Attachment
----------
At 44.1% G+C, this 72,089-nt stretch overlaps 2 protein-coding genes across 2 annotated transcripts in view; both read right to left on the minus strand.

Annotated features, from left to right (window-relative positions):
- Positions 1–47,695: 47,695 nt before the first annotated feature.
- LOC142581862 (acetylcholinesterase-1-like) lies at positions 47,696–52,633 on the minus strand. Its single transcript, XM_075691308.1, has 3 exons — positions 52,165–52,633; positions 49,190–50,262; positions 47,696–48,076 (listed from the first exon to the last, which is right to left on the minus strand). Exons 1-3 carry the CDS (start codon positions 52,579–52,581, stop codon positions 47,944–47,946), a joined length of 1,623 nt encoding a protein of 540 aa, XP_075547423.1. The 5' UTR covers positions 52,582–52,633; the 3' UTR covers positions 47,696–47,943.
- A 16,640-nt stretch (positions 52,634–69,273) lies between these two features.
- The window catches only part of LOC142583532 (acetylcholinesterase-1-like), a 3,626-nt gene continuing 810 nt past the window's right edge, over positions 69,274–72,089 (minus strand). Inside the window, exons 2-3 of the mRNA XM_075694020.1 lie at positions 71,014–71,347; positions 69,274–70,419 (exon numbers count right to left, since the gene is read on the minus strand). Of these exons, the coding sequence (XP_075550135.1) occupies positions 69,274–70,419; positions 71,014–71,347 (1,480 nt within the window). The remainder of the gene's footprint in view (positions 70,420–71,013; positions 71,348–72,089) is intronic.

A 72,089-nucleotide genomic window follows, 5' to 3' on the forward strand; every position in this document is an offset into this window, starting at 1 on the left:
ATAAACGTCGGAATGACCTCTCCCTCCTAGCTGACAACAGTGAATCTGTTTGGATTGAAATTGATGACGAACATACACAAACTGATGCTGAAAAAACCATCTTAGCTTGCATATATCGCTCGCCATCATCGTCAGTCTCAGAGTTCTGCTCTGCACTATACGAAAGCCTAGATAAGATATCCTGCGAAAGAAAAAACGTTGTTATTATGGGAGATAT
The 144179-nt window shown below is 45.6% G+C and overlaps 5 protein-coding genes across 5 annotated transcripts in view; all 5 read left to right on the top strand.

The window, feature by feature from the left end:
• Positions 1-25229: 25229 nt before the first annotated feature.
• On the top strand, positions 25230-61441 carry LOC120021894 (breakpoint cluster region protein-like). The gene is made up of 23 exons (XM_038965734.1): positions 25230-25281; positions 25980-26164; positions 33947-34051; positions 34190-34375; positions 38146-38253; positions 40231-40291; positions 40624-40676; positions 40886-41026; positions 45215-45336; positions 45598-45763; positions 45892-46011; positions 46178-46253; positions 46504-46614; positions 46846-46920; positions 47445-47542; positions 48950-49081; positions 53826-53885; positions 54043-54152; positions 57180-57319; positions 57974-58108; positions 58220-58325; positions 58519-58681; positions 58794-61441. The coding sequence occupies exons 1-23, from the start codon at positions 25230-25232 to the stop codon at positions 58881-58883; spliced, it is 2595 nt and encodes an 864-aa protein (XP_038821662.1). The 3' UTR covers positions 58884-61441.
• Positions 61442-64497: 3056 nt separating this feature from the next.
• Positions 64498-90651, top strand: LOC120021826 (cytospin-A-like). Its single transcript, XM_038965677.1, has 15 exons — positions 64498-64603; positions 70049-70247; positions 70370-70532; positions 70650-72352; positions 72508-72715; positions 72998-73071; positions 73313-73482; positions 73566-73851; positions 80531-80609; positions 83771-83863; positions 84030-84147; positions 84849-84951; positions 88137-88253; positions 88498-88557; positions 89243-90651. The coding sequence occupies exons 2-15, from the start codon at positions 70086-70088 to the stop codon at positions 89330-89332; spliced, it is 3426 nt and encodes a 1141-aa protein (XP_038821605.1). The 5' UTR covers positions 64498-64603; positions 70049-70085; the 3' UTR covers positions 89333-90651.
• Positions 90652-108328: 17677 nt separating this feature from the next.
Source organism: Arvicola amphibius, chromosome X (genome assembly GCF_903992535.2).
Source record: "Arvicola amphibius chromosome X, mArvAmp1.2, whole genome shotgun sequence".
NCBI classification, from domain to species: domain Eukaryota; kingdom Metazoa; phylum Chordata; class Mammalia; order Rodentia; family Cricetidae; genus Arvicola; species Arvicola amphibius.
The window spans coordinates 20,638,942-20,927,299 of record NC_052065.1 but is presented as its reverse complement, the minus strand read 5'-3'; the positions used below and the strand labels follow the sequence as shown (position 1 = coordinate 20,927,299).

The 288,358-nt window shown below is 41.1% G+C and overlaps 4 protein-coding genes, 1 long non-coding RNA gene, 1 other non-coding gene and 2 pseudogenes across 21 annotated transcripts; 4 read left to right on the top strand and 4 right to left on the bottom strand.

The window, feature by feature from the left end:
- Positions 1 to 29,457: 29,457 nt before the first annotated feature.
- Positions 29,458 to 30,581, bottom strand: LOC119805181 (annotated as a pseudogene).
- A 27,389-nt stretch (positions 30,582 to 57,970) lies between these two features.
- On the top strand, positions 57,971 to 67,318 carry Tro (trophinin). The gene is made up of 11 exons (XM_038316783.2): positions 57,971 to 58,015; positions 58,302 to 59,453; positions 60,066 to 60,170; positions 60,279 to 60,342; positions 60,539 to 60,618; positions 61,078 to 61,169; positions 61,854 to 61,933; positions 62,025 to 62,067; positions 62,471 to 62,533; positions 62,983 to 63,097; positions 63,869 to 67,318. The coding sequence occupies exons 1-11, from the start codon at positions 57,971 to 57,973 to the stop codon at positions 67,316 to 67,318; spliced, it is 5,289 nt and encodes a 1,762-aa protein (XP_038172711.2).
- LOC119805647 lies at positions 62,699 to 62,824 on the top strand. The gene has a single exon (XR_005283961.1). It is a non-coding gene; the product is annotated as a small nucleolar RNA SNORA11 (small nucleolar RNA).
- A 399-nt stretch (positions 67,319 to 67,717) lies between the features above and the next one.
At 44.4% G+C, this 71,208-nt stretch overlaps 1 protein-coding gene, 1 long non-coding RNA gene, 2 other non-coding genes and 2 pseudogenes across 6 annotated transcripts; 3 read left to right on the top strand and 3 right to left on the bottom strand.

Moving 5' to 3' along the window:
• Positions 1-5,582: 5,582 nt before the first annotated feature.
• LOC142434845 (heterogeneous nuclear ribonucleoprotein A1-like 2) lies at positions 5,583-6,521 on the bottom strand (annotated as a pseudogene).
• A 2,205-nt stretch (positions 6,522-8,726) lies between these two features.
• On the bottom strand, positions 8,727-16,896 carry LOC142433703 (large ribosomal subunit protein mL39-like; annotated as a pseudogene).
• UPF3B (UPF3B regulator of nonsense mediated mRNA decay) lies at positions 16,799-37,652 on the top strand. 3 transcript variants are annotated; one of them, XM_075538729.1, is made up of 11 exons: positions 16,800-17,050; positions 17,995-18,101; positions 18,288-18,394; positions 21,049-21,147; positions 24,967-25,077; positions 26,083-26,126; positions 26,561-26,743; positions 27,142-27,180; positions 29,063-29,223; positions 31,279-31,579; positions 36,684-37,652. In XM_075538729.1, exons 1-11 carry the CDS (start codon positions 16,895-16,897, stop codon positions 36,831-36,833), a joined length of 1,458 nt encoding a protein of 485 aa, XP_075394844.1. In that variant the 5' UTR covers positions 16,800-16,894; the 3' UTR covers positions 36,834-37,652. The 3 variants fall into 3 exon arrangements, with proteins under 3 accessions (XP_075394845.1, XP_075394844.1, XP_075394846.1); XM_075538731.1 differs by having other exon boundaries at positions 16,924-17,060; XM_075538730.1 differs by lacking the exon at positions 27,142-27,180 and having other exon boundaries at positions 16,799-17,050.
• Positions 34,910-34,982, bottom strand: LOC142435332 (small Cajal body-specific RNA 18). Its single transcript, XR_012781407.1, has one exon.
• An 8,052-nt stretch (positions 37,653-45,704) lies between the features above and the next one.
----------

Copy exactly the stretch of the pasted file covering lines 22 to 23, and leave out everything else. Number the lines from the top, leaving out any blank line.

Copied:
- Positions 1 to 29,457: 29,457 nt before the first annotated feature.
- Positions 29,458 to 30,581, bottom strand: LOC119805181 (annotated as a pseudogene).